• Where did they migrate from or do they live in Colorado year round?
  • What do they eat?
  • Where do they build their nests?
  • What do their nests look like?
  • How many eggs do they lay
  • what do the eggs look like?

3. Research to answer your questions.

  • The nonfiction section of your library is a great place to start. Birds have a whole section, as do insects, mammals, fish, etc., etc!!
  • If you go online, be sure to use safe and reputable websites. For example for my questions about the cliff swallows and now the red-winged blackbirds, I start with the national audubon society’s website.  http://www.audubon.org
  • Use the blank pages of your sketchbook to write the information you find. Make notes about where you found the info

Have fun finding out about lots of interesting creatures or plants. God is so creative, and His world is amazing beyond our wildest imaginations!!

NOW…. my news:   I enjoyed finding out some amazing things about cliff swallows and then wrote a nonfiction article about them. It has been bought by a children’s magazine! I haven’t heard when it’ll be published, so I won’t tell you which one yet, but I’m excited, and I’ll let you know when it comes out!

What can you do with all your new knowledge? write a report, write a fiction story, make an informational poster , write an email or letter to a distant relative telling about your experiences….  For a few ideas, stay tuned for the Picture Lady’s next post. It’ll give you some ideas about how to write creatively about all your observations!

So don’t forget to sign up to receive the Picture Lady’s posts before you go!

AND check out my website http://www.kathy-oneill.com

There you’ll see lots of ways that I can help your class or group in person or by skype learn about and make art!!

And I’d love to hear from you about your summer nature walks and studies!

Finally, can you find Molly in this photo? Comment and tell me why you think she’s hiding.

I’ll tell you why in my next post.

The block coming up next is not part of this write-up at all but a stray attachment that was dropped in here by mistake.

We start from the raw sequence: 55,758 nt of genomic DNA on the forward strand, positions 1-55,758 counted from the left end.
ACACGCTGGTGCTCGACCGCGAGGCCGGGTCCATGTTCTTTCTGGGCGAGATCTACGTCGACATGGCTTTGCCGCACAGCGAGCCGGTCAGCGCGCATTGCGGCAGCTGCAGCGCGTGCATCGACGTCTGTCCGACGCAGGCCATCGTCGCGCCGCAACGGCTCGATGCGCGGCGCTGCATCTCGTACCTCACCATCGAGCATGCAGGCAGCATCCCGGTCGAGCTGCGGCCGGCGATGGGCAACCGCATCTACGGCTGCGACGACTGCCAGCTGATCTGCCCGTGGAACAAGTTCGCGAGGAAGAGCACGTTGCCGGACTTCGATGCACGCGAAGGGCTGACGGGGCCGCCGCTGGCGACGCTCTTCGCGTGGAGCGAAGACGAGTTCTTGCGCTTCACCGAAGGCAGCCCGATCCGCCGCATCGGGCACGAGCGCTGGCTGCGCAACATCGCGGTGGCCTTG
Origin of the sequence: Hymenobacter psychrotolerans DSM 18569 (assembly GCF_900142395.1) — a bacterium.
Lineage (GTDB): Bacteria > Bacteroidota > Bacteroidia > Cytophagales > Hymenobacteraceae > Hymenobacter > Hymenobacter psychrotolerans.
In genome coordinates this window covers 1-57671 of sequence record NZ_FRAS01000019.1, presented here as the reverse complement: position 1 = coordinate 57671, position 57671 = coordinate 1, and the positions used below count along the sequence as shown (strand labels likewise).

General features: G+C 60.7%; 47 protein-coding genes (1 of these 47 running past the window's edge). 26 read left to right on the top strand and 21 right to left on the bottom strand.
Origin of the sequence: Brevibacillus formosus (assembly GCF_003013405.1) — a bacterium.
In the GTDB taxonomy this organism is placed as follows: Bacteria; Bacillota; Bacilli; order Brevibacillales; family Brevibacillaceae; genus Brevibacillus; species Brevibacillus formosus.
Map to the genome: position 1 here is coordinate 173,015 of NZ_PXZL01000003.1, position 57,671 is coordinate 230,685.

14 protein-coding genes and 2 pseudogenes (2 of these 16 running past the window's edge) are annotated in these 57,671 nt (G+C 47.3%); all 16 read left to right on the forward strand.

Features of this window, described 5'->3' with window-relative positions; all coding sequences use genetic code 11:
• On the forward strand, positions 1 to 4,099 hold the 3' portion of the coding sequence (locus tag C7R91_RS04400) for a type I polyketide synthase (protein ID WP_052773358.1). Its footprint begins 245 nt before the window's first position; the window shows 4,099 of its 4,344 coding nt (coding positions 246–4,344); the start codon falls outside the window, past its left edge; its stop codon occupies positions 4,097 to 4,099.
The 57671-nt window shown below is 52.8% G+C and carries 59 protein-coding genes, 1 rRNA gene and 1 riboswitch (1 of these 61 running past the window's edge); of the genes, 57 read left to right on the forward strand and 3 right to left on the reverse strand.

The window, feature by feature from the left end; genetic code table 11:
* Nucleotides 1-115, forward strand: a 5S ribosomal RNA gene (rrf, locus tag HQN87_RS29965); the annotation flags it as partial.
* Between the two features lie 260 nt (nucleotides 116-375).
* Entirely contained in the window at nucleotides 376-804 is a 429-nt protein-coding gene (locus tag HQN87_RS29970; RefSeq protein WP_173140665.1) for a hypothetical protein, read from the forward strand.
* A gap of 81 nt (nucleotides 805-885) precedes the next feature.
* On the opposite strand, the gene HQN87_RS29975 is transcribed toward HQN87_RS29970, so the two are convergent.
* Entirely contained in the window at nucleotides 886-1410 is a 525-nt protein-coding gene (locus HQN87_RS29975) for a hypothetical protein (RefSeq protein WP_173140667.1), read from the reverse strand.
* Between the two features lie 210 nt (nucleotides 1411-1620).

Exploring Nature In Your Own Neighborhood

Are you all ready with a sketchbook

and some nature guides so you can explore nature this summer?  Your own neighborhood is a good place to start!

While we waited for you to get ready  Molly and I walked around our own very ordinary neighborhood and used our five senses to appreciate God’s beauty all around us. We took lots of pictures with my cell phone. Here are a few of those.

20180614_095302

 Here Molly is using her sense of smell on these flowers, while I enjoy the smell of new-mown grass. Don’t miss that God has put the complementary colors violet and yellow right next to each other.

       I picked a dandelion so I could rub its golden yellow onto my hands. Then I blew the seeds of another to dance away on the wind.

We looked up and saw a messy nest with red strands woven in and listened to birds singing nearby.

 We bent down and saw flowers with bees and bumblebees looking for nectar. (We didn’t get too close!)

And delicate wildflowers growing just along the sidewalk!

 We looked and looked some more at the intricate patterns of weeds and

20180614_095121

 peered down this hole but decided to leave its homeowner in peace.

On really hot days we waited until evening to walk so we could feel soft, cool breezes on our faces and enjoy colorful sunsets.

Sometimes we couldn’t get close enough to take a picture.  One day we saw a goldfinch perched on a thistle. Each time it pulled a seed out, bits of thistledown blew away.

Other times things moved too fast for a picture. We watched two trails of ants meet on a sidewalk. They bumped and seemed to exchange greetings, but then hurried on their way.